Re:So they're doing another type of immunosupressi (1)

Scragglykat (1185337) | more than 5 years ago | (#27503665)

Wow, this seems like it would be a good way for some miscreant to start passing around some diseases that we would normally fight off, and start some epidemics, by nullifying our body's means of defense. It's like reverse War of the Worlds. I guess it'd be one way to allow for symbiotic partnerships with parasites too... mmm...

Bald guys rejoice? (-1)

Anonymous Coward | more than 5 years ago | (#27502495)

I can't seem to string a sentence together so let me just throw out a few words. Balding, autoimmune disease, save what's left of your scalp, finasteride, rogaine. 1. Stop hair follicles from being attacked by your own immune system. 2. Make them into pills. 3. ?????? 4. Profit!

Stop Tregz (0)

NtwoO (517588) | more than 5 years ago | (#27502503)

So all these guys did, was stop Tregz. Since the discovery of this giant gecho we knew that it was an aggressive beast.

Organlegging (4, Interesting)

Maximum Prophet (716608) | more than 5 years ago | (#27502519)

This will make organlegging possible. If you can just grab any kidney off the street and use it to replace a failing one, people will.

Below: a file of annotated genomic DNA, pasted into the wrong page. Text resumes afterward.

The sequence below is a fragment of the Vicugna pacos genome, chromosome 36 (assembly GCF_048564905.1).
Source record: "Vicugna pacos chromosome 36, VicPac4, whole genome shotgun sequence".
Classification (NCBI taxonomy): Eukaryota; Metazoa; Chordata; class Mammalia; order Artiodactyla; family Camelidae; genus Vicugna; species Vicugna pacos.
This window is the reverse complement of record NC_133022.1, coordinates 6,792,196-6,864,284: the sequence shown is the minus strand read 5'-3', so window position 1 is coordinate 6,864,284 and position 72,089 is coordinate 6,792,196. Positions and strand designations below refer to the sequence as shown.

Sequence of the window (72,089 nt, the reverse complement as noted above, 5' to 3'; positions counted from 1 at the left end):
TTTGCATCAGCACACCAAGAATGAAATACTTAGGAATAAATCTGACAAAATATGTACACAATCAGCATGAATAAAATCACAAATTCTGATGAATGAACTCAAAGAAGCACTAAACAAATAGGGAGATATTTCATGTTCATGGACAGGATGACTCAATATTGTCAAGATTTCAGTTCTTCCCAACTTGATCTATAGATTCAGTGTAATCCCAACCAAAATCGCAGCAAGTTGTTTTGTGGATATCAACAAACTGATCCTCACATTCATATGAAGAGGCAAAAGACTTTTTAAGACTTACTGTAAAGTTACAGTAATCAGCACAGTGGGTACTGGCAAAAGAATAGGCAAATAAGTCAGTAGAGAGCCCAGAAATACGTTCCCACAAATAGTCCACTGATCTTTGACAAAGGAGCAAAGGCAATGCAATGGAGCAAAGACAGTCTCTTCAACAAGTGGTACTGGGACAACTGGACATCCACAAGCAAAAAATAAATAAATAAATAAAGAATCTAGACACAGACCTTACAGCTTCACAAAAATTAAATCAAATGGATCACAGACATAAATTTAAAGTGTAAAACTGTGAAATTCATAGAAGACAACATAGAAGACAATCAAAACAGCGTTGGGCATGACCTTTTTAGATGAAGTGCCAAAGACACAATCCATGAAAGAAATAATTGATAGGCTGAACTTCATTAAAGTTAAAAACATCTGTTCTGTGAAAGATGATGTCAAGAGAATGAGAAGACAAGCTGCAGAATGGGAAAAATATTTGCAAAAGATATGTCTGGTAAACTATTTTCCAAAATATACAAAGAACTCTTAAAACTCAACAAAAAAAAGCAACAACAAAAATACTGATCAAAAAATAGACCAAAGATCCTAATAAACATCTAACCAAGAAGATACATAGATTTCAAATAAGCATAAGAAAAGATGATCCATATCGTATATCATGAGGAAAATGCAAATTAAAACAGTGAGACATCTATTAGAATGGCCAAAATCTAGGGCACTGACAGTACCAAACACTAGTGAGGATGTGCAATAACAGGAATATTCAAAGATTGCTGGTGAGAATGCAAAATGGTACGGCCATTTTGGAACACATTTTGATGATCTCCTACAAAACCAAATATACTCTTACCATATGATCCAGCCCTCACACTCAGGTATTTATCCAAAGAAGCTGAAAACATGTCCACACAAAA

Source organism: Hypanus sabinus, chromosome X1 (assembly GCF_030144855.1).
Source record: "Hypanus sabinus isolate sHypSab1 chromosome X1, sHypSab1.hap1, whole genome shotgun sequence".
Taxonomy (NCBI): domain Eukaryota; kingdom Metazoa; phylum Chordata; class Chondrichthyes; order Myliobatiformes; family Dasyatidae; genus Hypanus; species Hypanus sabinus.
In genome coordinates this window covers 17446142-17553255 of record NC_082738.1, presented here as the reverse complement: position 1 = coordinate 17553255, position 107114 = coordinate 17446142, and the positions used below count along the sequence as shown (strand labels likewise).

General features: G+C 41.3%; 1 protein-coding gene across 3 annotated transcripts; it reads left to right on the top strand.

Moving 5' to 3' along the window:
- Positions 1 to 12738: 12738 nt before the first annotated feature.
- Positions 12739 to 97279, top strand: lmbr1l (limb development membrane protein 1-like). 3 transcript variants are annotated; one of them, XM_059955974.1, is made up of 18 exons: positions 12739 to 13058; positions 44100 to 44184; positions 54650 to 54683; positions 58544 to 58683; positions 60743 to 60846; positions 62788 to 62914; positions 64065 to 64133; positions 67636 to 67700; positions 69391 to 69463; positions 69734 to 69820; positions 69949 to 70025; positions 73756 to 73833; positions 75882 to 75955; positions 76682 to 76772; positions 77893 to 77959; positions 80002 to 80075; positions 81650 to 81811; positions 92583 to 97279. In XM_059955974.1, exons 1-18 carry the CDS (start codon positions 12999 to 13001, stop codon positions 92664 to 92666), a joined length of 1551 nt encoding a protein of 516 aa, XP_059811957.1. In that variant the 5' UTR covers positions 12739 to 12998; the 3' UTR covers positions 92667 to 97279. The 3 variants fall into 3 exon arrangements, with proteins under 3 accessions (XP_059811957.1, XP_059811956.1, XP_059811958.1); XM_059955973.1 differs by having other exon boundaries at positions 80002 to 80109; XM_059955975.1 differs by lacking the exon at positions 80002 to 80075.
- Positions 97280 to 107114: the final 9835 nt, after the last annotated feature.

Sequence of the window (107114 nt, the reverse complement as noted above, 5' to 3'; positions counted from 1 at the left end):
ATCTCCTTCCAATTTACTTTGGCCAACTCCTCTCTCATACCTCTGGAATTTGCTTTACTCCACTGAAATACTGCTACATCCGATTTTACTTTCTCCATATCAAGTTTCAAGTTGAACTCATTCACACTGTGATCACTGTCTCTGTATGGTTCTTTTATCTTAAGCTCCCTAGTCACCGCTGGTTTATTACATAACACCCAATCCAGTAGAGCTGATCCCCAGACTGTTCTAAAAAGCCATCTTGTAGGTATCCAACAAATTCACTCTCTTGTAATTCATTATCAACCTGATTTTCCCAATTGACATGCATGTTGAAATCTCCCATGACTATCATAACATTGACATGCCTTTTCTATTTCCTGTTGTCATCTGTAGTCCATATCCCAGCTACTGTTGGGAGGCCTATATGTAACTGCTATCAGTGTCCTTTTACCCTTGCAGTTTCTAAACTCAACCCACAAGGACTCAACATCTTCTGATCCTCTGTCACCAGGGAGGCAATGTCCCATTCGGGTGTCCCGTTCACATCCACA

Re:Organlegging (2, Funny)

Idiomatick (976696) | more than 5 years ago | (#27502551)

People selling organs could already do that. It just makes the storage space needed smaller.

Re:Organlegging (1, Insightful)

Anonymous Coward | more than 5 years ago | (#27502799)

why limit it to replacing failing ones? Mine are fairly old and looking pretty beat up, I'd like some new ones. Hell while we're at it why not put 4 in there, just in case.

Re:Organlegging (1)

immakiku (777365) | more than 5 years ago | (#27502839)

I think you missed the memo that even if you can take organ transplants more easily, you still can't find organs more easily.

Re:Organlegging (0)

Anonymous Coward | more than 5 years ago | (#27502883)

I think he's talking about harvesting hobos.

Re:Organlegging (3, Informative)

Animaether (411575) | more than 5 years ago | (#27502897)